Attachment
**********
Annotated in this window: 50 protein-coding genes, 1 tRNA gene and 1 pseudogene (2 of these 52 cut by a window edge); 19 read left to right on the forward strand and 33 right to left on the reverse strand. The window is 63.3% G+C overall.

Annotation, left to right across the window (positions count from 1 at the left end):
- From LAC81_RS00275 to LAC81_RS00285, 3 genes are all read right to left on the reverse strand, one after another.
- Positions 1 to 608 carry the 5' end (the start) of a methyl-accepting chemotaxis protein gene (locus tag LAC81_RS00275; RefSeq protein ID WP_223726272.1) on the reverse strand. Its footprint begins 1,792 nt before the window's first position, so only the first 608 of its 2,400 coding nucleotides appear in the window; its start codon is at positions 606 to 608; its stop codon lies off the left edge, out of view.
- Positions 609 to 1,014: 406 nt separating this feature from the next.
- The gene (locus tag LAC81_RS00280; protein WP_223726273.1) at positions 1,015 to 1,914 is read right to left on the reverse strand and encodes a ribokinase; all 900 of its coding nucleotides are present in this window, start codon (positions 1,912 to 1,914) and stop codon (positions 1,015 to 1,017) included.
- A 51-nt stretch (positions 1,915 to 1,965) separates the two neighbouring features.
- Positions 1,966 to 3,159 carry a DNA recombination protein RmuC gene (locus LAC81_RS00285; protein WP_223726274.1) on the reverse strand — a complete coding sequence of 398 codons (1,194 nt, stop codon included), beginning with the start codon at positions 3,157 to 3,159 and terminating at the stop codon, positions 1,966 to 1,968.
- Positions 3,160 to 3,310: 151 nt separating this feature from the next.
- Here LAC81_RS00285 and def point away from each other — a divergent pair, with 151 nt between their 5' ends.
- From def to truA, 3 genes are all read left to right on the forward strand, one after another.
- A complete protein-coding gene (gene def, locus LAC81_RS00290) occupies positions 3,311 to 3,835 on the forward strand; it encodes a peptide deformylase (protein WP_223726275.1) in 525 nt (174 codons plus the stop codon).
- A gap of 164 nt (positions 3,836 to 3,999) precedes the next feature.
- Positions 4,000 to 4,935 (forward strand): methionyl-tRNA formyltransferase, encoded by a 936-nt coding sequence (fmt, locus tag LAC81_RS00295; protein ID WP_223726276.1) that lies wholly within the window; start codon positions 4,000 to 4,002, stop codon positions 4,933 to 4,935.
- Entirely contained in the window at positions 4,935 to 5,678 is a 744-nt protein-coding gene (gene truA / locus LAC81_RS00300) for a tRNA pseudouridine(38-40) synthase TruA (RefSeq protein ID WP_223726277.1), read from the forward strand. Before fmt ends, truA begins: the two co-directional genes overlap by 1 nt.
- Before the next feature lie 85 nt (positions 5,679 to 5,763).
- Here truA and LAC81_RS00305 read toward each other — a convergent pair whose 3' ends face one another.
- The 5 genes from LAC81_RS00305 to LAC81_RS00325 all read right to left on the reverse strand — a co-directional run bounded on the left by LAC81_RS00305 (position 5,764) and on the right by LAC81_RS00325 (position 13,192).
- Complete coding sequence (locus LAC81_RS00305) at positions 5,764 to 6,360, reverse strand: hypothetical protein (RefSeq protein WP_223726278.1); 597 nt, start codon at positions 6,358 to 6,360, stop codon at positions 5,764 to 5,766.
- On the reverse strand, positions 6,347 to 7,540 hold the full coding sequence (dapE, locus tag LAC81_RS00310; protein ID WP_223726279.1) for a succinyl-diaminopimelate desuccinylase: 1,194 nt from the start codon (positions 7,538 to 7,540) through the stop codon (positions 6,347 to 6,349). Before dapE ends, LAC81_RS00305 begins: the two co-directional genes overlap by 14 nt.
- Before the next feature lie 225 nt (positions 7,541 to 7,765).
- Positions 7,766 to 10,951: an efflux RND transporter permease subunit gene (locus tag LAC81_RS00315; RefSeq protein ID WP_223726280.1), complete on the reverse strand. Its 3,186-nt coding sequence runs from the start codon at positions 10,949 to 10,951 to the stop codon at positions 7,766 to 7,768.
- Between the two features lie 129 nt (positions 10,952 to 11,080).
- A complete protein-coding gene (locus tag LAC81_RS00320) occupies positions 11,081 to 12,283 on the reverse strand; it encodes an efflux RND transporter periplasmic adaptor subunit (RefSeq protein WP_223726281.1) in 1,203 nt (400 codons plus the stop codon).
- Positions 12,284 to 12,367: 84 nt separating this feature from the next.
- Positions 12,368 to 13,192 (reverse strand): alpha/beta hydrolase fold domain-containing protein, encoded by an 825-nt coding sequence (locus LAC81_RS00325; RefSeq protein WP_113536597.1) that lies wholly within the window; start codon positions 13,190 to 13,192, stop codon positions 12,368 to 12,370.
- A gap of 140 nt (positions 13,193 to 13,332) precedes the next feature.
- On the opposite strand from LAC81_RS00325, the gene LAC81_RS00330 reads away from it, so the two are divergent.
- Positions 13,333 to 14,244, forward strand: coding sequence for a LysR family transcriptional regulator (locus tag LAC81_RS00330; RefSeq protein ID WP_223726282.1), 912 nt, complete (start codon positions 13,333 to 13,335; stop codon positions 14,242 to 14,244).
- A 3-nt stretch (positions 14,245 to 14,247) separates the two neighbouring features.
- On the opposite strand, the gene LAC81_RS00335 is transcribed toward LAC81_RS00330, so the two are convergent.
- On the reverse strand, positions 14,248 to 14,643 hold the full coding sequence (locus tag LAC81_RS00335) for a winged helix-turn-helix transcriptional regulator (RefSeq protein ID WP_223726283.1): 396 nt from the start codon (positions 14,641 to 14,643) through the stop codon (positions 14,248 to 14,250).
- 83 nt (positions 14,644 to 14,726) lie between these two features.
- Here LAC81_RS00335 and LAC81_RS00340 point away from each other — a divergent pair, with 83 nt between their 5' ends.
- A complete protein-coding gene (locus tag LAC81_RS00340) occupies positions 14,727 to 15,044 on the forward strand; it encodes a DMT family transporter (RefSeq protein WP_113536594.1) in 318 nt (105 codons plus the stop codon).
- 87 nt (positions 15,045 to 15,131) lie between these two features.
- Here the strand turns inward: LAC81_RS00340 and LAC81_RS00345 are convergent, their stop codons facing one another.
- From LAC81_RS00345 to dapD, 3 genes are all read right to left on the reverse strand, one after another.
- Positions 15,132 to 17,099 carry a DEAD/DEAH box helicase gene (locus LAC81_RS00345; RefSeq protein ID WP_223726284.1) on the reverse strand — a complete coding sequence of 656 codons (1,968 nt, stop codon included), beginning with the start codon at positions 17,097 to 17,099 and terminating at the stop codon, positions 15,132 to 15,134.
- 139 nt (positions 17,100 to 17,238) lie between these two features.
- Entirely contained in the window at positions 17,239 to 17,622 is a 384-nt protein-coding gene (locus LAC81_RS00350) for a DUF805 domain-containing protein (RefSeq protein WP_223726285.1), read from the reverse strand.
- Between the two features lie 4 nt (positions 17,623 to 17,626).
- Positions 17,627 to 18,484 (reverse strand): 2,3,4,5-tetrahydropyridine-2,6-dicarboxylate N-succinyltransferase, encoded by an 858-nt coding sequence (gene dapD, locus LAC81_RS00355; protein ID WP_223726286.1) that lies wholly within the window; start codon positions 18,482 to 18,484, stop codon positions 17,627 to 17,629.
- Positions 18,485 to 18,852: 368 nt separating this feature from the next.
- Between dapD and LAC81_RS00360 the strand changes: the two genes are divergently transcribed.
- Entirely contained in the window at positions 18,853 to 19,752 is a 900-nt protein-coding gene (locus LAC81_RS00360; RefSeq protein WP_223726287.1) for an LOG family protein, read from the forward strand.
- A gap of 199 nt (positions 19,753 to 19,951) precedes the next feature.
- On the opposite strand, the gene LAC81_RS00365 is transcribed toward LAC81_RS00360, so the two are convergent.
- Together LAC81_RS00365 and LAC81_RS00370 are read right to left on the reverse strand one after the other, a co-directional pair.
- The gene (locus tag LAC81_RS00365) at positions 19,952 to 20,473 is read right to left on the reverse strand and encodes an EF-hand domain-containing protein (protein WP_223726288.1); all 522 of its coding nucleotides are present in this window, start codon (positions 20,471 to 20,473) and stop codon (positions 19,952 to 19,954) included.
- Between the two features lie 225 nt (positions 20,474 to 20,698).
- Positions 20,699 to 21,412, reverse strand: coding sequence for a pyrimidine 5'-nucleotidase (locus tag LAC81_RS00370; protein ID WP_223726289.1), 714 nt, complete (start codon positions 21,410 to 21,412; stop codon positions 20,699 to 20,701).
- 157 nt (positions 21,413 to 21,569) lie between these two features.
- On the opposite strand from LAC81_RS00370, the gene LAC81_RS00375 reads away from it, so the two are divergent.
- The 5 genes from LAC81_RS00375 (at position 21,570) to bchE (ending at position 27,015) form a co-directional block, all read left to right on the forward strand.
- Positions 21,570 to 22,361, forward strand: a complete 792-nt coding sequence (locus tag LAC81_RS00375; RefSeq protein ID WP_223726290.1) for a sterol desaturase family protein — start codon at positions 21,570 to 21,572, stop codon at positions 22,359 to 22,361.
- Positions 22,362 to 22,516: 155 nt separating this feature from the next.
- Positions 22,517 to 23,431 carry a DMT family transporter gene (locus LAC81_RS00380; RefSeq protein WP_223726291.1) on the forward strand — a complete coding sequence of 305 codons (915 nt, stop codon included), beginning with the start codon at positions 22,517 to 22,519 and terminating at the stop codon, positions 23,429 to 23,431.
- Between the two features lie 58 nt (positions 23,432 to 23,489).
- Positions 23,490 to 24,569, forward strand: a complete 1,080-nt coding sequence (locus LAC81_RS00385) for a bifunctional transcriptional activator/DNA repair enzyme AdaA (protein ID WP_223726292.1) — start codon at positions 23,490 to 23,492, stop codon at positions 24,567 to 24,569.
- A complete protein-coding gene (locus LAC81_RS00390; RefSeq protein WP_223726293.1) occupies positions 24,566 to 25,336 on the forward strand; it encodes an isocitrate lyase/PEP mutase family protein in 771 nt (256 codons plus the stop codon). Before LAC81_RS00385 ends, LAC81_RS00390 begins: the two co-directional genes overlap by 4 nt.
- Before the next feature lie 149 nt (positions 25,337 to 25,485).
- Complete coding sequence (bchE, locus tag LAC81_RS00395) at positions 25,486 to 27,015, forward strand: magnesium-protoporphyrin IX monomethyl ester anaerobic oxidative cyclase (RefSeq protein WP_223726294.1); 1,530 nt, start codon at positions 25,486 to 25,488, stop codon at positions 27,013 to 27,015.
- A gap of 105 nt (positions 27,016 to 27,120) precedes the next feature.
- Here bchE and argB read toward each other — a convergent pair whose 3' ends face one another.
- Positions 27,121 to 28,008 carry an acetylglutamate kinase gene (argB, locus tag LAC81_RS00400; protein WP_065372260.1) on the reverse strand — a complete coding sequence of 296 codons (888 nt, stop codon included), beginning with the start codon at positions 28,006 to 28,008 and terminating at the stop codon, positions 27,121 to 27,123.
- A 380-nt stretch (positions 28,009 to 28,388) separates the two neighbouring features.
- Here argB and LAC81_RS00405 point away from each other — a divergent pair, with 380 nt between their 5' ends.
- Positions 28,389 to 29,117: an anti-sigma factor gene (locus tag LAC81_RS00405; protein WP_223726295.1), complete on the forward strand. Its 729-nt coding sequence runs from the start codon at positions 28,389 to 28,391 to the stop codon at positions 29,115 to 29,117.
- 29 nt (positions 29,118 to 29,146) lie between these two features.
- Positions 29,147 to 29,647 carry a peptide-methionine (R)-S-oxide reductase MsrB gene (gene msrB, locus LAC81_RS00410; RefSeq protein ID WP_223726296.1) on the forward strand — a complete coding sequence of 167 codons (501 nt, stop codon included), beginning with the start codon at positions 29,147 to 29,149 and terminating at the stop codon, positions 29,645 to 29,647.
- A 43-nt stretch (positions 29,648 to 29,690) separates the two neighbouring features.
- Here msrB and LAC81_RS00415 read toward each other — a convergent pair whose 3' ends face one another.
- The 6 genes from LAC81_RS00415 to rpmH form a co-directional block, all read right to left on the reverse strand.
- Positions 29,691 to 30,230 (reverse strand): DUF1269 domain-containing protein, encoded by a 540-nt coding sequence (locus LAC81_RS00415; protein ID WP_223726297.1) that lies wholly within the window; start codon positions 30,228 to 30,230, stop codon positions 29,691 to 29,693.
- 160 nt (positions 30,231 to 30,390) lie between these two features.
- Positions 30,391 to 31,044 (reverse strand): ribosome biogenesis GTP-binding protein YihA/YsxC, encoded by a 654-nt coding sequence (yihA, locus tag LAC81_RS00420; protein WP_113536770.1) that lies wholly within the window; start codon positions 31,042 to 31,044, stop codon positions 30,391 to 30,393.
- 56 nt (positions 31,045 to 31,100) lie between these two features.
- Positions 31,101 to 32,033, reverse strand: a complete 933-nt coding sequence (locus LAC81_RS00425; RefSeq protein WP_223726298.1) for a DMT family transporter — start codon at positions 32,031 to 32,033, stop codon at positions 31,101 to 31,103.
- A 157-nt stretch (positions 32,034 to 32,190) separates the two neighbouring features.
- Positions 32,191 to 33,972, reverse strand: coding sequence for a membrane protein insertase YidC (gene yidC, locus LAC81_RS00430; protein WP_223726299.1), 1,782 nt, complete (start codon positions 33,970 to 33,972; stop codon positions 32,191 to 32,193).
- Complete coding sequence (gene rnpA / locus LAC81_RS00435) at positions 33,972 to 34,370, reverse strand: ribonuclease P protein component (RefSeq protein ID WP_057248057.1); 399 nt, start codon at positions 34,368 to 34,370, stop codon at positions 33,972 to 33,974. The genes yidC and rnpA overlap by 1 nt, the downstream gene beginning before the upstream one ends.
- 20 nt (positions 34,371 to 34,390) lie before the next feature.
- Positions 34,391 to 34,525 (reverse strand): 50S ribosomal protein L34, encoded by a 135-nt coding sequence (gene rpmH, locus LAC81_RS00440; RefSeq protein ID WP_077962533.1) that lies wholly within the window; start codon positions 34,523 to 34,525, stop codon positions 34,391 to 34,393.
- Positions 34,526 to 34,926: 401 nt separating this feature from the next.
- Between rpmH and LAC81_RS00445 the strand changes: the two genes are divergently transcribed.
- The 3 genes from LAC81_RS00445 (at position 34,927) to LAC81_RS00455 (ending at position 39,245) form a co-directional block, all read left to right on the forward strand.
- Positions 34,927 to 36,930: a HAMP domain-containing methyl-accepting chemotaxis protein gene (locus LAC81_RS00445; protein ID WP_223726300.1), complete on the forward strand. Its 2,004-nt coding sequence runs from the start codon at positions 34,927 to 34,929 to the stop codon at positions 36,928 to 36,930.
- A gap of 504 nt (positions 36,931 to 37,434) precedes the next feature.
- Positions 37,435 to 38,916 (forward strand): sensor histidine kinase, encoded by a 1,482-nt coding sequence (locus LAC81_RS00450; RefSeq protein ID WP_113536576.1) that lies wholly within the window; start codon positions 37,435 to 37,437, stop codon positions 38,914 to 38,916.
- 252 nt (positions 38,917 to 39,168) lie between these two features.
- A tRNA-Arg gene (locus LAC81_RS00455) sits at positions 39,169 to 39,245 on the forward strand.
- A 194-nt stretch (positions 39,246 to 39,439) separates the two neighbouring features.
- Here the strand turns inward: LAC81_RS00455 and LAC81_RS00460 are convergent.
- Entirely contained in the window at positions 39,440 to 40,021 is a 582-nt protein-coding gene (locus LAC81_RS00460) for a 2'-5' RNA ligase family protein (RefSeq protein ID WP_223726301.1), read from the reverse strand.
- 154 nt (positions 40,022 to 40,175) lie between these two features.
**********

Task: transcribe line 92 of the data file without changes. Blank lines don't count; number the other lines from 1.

- A tRNA-Arg gene (locus LAC81_RS00455) sits at positions 39,169 to 39,245 on the forward strand.